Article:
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Scientific Method

by: Savannah Mahalak

Scientific Method

Marketplace > Georgia Southern University > > Scientific Method
Savannah Mahalak

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About this Document

Talks about scientific method and different things that come along with it
Introduction to Anthropology
Class Notes
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This 4 page Class Notes was uploaded by Savannah Mahalak on Wednesday September 7, 2016. The Class Notes belongs to at Georgia Southern University taught by in Fall 2016. Since its upload, it has received 18 views.


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Date Created: 09/07/16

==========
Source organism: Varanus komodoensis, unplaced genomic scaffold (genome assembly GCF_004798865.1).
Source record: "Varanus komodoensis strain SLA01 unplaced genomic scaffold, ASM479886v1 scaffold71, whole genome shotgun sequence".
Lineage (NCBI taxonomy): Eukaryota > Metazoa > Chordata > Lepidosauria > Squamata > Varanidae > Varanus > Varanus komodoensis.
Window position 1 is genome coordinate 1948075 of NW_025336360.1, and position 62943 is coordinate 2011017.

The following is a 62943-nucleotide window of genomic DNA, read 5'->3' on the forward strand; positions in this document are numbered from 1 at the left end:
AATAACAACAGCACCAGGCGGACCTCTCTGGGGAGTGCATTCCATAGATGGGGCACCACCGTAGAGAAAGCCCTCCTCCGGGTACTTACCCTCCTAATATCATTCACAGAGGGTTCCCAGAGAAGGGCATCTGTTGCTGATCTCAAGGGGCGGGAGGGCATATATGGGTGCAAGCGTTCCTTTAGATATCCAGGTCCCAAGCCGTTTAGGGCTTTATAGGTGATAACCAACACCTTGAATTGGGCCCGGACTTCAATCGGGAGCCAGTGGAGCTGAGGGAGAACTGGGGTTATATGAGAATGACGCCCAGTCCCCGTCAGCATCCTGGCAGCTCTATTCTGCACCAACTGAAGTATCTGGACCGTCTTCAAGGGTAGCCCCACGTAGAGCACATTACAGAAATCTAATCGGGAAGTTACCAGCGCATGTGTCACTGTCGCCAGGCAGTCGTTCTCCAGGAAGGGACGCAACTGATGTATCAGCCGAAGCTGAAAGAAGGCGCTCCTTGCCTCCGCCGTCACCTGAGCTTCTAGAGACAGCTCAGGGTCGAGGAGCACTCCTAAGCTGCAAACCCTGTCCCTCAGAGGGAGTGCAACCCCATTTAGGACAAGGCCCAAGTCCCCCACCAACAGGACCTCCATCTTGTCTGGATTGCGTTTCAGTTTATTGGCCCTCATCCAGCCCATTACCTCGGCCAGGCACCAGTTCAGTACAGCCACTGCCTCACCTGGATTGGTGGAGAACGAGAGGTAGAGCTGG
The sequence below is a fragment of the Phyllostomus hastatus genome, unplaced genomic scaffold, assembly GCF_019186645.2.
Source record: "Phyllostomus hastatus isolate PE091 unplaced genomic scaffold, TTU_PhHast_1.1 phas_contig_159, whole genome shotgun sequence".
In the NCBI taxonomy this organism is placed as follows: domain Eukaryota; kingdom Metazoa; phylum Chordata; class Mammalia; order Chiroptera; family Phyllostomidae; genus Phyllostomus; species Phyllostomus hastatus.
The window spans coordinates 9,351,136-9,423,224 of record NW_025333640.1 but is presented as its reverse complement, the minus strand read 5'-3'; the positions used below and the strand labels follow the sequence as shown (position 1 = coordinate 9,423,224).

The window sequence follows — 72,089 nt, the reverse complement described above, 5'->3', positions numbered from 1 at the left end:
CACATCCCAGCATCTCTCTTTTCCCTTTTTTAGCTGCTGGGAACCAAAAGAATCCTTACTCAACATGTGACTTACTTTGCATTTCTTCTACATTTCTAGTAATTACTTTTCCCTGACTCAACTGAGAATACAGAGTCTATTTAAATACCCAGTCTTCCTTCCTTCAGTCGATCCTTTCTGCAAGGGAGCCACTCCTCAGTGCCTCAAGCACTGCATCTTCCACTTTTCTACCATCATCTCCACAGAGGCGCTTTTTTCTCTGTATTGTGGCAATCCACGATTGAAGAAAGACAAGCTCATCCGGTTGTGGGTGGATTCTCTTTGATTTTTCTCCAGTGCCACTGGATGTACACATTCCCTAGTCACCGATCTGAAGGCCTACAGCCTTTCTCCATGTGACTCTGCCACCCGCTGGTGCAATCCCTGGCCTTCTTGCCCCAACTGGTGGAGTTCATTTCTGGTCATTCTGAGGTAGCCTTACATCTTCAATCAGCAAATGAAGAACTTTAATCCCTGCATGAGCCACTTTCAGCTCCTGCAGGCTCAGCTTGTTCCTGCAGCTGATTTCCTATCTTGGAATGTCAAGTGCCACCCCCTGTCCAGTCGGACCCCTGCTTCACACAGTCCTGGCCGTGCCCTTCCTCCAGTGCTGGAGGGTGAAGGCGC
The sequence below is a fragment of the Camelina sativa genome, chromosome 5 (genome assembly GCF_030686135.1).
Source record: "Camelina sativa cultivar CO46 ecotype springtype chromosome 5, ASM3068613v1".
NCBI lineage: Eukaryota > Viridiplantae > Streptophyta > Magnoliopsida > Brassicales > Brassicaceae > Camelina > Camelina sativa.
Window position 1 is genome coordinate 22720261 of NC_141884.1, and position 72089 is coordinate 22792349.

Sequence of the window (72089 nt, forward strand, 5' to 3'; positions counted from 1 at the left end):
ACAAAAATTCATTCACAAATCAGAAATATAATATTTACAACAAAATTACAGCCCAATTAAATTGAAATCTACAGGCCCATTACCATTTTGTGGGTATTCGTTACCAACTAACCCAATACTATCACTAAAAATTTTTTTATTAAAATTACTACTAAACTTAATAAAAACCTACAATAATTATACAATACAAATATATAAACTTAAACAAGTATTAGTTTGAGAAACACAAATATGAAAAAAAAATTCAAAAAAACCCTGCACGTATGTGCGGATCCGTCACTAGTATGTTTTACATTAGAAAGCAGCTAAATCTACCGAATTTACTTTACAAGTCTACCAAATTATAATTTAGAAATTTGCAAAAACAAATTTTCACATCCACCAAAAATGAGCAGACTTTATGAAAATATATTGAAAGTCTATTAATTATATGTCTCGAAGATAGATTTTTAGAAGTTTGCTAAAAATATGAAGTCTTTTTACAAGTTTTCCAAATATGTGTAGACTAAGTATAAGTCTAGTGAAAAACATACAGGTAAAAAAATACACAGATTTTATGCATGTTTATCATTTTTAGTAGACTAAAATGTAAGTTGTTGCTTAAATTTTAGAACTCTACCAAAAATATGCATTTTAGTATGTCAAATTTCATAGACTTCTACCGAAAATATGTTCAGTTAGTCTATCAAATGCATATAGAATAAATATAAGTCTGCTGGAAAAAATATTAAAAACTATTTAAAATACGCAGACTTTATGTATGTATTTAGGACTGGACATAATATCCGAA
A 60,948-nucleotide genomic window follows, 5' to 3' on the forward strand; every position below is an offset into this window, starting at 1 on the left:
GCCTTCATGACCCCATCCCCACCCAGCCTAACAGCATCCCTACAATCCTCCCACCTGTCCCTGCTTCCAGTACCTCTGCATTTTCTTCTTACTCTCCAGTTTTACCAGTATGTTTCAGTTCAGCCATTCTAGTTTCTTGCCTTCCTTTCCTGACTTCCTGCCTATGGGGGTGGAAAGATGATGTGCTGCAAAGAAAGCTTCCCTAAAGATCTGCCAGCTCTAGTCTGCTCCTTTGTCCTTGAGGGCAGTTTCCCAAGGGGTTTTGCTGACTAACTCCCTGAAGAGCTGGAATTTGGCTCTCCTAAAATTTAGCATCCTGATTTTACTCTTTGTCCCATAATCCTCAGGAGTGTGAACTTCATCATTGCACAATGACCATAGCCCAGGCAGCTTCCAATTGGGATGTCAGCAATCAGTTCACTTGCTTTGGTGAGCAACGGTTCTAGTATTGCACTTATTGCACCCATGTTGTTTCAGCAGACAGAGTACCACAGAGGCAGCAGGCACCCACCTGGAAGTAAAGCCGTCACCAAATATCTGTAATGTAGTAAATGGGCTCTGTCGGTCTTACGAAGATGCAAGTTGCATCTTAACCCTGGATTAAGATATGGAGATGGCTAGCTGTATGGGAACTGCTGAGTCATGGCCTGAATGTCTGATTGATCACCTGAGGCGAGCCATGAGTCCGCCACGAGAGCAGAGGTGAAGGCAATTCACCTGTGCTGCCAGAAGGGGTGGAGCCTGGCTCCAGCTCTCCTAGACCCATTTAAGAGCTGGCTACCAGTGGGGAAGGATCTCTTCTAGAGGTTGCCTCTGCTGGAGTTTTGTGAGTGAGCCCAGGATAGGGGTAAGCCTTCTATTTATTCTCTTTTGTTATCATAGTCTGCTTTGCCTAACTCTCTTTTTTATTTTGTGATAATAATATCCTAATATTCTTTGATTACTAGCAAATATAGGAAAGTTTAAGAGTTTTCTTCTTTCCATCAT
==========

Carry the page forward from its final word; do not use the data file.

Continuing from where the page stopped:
Thursday, September 8, y Scientific Method What to do: ­ Ask a research question ­ Generate hypothesis or possible explanations for phenomena  ­ Test hypothesis ­ Accept or reject hypothesis Induction vs. Deduction ­ Induction is used to generate hypothesis, to move from the specific to the general ­ Deduction is used to test hypothesis, to move from general to specific * Hypothesis is built on not just made out of thin air Theory ­ A general idea that has been well supported by scientific testing (such as evolutionary theory) ­ Explains patterns we observe What can science study? ­ Both visible and invisible forces and processes  ­ It can also study past events, which of course cannot be seen in action (e.g evolution) ­ Above all, it must be testable Preconception ­ Science is always constrained… • by what we already know • by what we still don’t know 1 Thursday, September 8, y • by available technology used  to gather and test data • by influential social and cultural trends Hoaxes of the 20th Century:  ­ Piltdown Man ­ Tasaday “Stone Age” people Piltdown Man ­ Fossils were found in southern England in the 1910s ­ Thought to be the “missing link” between apes and humans ­ “Hoax of the Century” ­ Nationalism and a bit of racism were at work Tasaday “Stone Age” people ­ “Discovered” in the 1970s in the rainforest of the Philippines ­ Their clothing and tools (and the fact they lived in caves) suggested an ancient life  way ­ Not really living in caves, got paid to pose like this by Elizalde Scientific Racism ­ An unfortunate by product of some “sciences” even to this day ­ Very closely related to ethnocentrism (e.g. “civilized people” and “Modern Humans”  must be European in origin) Belief Systems  ­ Belief systems are key to understanding behavior and culture ­ Cannot be tested or disproved Examples:  2 Thursday, September 8, y ­ Religions ­ Philosophies ­ Ethics ­ Morals  ­ Laws How is Anthropology scientific?  ­ Not all behaviors can be explained by science ­ Culture not a “thing”, it varies greatly across space and time ­ It is impossible for science to always be objective Science vs. Belief Systems  ­ They are not a odds, although conflicts do arise ­ Societies need both ­ Neither answers all the questions How is anthropology humanistic? ­ Many anthropologists see humanism, rather then science, as the major focus of  anthropology, since anthropology helps us to better understand humanity as a whole ­ Anthropology shows us the fundamental connection of all humanity  Pseudoscience  ­ A set of ideas based on theories put forth as scientific when they are not scientific ­ Examples:  ­ Bigfoot ­ Weeping statues 3 Thursday, September 8, y ­ Crop circles ­ Psychic Phenomena (e.g, palmistry, etc) 4


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